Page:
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I am a bit impatient, thus a repost in a more active part of the forum. I've read the tuning guides from North and Quantum, but I was wondering if there were any stones left unturned. From those in the class what are the keys to sailing well in a competitive fleet? Really curious about everything from running/standing rigging, bow appendages, and McLube to trim, heel, rudder angle, handling, etc. what are personal/ideological/technical keys to success? 

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Donno Jack about your question, but on boats that size . . 

it takes some athleticism . . which most of us no longer possess, or never did to begin with  . . . 

AmmIrite ??  

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Sail it VERY flat. Tiller should feel mushy - no helm. Feels like garbage but it's fast. It took me a little practice to re-learn the "feel" of this.

At least in relative light air, flat water. YMMV.

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8 hours ago, The_Cunning_Ham said:

I am a bit impatient, thus a repost in a more active part of the forum. I've read the tuning guides from North and Quantum, but I was wondering if there were any stones left unturned. From those in the class what are the keys to sailing well in a competitive fleet? Really curious about everything from running/standing rigging, bow appendages, and McLube to trim, heel, rudder angle, handling, etc. what are personal/ideological/technical keys to success?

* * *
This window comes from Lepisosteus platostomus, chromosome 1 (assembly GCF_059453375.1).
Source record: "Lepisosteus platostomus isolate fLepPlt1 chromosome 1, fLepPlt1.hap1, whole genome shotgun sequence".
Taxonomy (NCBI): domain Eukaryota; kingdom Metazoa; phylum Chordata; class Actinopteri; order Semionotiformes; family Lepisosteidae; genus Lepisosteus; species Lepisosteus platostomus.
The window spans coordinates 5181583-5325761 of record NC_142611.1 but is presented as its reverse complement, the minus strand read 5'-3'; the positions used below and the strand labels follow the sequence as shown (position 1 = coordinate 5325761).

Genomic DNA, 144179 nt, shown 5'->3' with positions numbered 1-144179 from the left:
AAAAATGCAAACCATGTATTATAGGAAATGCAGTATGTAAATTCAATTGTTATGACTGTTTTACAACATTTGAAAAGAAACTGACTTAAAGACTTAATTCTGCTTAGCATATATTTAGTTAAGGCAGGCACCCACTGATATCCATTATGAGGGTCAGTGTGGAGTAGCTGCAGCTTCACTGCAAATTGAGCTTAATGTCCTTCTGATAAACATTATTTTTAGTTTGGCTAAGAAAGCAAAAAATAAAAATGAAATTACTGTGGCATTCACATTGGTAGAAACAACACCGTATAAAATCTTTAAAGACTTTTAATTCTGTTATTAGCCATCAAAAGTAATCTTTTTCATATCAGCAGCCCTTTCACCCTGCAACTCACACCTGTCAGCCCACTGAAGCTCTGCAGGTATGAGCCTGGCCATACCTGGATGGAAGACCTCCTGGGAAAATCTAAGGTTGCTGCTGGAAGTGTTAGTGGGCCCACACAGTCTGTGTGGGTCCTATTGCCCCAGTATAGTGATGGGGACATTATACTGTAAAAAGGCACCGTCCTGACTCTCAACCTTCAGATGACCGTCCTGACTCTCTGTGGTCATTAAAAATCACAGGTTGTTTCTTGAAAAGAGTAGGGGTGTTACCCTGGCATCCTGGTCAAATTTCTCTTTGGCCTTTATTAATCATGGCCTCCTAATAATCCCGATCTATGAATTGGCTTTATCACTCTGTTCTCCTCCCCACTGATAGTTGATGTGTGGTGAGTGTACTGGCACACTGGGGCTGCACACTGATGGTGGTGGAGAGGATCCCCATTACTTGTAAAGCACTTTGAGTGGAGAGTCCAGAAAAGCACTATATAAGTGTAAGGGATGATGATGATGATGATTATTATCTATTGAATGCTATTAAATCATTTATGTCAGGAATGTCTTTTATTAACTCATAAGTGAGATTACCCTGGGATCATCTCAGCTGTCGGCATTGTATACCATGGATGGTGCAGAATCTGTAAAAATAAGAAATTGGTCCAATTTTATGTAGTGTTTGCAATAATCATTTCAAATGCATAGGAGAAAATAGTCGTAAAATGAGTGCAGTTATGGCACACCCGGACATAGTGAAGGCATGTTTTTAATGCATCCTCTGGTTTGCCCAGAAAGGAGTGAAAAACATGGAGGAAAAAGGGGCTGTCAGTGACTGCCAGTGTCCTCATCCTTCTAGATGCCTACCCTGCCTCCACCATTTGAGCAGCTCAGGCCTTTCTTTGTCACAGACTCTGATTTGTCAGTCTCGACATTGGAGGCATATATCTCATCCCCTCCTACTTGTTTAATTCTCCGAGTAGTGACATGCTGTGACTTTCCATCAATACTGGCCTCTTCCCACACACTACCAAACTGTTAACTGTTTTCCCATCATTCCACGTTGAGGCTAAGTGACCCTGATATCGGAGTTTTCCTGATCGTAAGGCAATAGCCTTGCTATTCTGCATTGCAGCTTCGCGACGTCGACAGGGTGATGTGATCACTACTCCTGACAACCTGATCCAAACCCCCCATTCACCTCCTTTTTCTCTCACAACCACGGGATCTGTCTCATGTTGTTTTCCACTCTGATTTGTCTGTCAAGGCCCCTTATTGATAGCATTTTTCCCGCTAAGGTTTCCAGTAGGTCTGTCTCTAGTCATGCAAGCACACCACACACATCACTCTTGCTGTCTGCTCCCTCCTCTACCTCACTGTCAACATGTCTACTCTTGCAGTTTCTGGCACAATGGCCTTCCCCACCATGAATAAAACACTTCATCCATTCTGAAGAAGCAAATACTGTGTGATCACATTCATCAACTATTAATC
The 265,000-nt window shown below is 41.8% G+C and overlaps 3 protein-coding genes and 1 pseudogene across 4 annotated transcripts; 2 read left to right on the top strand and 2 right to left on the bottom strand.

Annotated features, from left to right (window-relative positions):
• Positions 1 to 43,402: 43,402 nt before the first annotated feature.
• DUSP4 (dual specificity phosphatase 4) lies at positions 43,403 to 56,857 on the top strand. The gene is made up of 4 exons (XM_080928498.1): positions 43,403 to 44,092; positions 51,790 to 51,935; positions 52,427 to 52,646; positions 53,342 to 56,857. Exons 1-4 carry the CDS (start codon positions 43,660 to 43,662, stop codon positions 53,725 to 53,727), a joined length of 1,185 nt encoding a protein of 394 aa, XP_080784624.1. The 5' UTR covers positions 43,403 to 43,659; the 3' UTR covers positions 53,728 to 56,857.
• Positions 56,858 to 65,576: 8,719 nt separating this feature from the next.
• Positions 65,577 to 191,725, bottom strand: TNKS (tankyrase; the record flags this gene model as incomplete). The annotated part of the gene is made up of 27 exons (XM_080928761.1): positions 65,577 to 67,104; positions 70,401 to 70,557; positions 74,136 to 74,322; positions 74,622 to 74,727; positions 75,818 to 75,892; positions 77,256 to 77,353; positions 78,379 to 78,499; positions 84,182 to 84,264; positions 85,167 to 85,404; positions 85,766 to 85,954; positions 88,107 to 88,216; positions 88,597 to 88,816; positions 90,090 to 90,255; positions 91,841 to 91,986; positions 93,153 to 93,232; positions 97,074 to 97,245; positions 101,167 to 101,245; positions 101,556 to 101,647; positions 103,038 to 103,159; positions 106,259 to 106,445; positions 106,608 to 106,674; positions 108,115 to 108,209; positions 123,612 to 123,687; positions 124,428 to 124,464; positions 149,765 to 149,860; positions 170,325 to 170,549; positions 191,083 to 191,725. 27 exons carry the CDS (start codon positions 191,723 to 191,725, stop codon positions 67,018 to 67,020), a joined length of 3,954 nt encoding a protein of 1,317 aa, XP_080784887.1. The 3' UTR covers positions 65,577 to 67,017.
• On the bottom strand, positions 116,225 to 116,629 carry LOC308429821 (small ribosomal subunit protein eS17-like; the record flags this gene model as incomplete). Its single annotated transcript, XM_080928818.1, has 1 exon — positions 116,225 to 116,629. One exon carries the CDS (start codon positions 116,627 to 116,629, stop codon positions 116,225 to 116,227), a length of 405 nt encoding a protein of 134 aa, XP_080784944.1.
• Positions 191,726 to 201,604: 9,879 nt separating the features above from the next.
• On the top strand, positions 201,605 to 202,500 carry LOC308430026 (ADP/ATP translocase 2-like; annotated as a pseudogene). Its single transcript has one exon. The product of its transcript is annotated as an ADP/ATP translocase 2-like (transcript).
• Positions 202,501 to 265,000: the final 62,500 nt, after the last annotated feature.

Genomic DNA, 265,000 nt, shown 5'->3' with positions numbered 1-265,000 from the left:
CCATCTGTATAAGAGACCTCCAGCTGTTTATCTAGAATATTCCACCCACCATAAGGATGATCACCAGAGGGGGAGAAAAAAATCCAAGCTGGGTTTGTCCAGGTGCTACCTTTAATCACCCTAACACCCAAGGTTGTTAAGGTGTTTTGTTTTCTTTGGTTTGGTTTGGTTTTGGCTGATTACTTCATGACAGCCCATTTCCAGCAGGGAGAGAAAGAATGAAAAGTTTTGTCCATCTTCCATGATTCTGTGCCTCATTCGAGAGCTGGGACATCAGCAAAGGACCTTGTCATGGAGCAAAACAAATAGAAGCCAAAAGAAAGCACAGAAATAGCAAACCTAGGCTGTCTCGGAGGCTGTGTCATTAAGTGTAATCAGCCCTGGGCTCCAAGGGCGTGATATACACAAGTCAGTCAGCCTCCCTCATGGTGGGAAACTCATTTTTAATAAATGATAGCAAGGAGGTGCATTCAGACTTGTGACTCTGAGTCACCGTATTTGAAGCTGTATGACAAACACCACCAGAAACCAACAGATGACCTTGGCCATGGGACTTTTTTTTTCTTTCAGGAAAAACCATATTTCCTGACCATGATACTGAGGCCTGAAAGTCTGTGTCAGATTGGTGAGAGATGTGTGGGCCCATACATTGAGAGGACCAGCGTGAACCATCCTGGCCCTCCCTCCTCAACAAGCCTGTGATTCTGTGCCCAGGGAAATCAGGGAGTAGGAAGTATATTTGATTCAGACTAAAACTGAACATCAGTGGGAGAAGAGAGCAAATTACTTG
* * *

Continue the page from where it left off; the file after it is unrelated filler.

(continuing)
"Bow appendages"??

FB- Doug

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7 minutes ago, The_Cunning_Ham said:
12 minutes ago, Steam Flyer said:

"Bow appendages"??

 

200 mm maximum length, I'll let you figure it out the rest of the way. 

Don't tell the class measurer but mine is closer to 240

I have not raced J-22s one-design but have sailed them a fair bit, and raced J-24s. The best place to start is good sails, follow the tuning guide scrupulously, study and imitate the top sailors in your fleet. Practice getting good starts. Pay attention (this last thing is actually the most difficult, these days... I dunno what the hell is wrong with people), sail fast, don't make sucker bets on a big gain on the next shift. And avoid rules entanglements, sail clean! Keep doing this until people are coming to you and asking your advice.

FB- Doug

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25 minutes ago, The_Cunning_Ham said:

200 mm maximum length, I'll let you figure it out the rest of the way. 

We’ll watch you figure it out the rest of the way. Start with buying a J-22 first 

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9 hours ago, The_Cunning_Ham said:

 personal/ideological/technical keys to success? 

Your personality should be arrogant to the point of annoying combined with a total lack of sense of humor.

Ideologically social democratic outlook is probably best.

Technologically I would recommend android.